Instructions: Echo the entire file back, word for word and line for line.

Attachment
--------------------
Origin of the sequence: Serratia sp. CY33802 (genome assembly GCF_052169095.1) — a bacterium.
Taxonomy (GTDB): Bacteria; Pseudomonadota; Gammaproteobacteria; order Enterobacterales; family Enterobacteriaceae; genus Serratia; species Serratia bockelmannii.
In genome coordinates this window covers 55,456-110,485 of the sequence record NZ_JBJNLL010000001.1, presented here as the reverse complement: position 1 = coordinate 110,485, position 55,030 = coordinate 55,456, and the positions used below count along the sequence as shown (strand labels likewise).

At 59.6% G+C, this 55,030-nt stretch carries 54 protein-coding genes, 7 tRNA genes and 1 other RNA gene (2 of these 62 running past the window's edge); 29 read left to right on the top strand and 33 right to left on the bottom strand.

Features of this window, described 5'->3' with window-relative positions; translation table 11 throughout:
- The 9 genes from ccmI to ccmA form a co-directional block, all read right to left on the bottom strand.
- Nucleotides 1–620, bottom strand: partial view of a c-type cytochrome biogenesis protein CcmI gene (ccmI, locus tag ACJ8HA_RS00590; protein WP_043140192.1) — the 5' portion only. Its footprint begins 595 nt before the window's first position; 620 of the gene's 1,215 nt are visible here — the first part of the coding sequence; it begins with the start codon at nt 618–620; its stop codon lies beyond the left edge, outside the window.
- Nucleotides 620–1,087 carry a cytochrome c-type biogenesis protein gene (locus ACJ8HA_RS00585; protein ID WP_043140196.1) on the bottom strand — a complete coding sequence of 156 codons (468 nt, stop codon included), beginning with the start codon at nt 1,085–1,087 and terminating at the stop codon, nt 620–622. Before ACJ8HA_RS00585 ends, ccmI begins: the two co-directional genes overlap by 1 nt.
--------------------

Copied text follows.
Origin of the sequence: Serratia sp. CY33802 (genome assembly GCF_052169095.1) — a bacterium.
Taxonomy (GTDB): Bacteria; Pseudomonadota; Gammaproteobacteria; order Enterobacterales; family Enterobacteriaceae; genus Serratia; species Serratia bockelmannii.
In genome coordinates this window covers 55,456-110,485 of the sequence record NZ_JBJNLL010000001.1, presented here as the reverse complement: position 1 = coordinate 110,485, position 55,030 = coordinate 55,456, and the positions used below count along the sequence as shown (strand labels likewise).

At 59.6% G+C, this 55,030-nt stretch carries 54 protein-coding genes, 7 tRNA genes and 1 other RNA gene (2 of these 62 running past the window's edge); 29 read left to right on the top strand and 33 right to left on the bottom strand.

Features of this window, described 5'->3' with window-relative positions; translation table 11 throughout:
- The 9 genes from ccmI to ccmA form a co-directional block, all read right to left on the bottom strand.
- Nucleotides 1–620, bottom strand: partial view of a c-type cytochrome biogenesis protein CcmI gene (ccmI, locus tag ACJ8HA_RS00590; protein WP_043140192.1) — the 5' portion only. Its footprint begins 595 nt before the window's first position; 620 of the gene's 1,215 nt are visible here — the first part of the coding sequence; it begins with the start codon at nt 618–620; its stop codon lies beyond the left edge, outside the window.
- Nucleotides 620–1,087 carry a cytochrome c-type biogenesis protein gene (locus ACJ8HA_RS00585; protein ID WP_043140196.1) on the bottom strand — a complete coding sequence of 156 codons (468 nt, stop codon included), beginning with the start codon at nt 1,085–1,087 and terminating at the stop codon, nt 620–622. Before ACJ8HA_RS00585 ends, ccmI begins: the two co-directional genes overlap by 1 nt.